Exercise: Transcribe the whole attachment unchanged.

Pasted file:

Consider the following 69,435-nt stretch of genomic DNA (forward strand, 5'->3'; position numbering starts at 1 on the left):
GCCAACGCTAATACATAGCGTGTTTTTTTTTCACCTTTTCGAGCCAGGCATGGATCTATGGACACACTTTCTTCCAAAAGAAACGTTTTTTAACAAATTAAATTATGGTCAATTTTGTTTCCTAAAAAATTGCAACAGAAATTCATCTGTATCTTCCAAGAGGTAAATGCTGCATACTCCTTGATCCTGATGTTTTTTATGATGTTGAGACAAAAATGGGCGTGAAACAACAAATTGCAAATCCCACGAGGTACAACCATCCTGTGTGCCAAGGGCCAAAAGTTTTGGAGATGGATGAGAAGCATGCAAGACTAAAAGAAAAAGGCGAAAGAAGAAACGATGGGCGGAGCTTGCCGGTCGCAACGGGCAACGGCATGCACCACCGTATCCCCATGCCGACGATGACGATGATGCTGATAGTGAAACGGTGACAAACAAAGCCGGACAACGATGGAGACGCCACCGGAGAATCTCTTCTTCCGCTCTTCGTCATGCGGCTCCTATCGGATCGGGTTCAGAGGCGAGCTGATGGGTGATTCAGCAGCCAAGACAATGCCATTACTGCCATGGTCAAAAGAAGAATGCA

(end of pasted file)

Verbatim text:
Consider the following 69,435-nt stretch of genomic DNA (forward strand, 5'->3'; position numbering starts at 1 on the left):
GCCAACGCTAATACATAGCGTGTTTTTTTTTCACCTTTTCGAGCCAGGCATGGATCTATGGACACACTTTCTTCCAAAAGAAACGTTTTTTAACAAATTAAATTATGGTCAATTTTGTTTCCTAAAAAATTGCAACAGAAATTCATCTGTATCTTCCAAGAGGTAAATGCTGCATACTCCTTGATCCTGATGTTTTTTATGATGTTGAGACAAAAATGGGCGTGAAACAACAAATTGCAAATCCCACGAGGTACAACCATCCTGTGTGCCAAGGGCCAAAAGTTTTGGAGATGGATGAGAAGCATGCAAGACTAAAAGAAAAAGGCGAAAGAAGAAACGATGGGCGGAGCTTGCCGGTCGCAACGGGCAACGGCATGCACCACCGTATCCCCATGCCGACGATGACGATGATGCTGATAGTGAAACGGTGACAAACAAAGCCGGACAACGATGGAGACGCCACCGGAGAATCTCTTCTTCCGCTCTTCGTCATGCGGCTCCTATCGGATCGGGTTCAGAGGCGAGCTGATGGGTGATTCAGCAGCCAAGACAATGCCATTACTGCCATGGTCAAAAGAAGAATGCA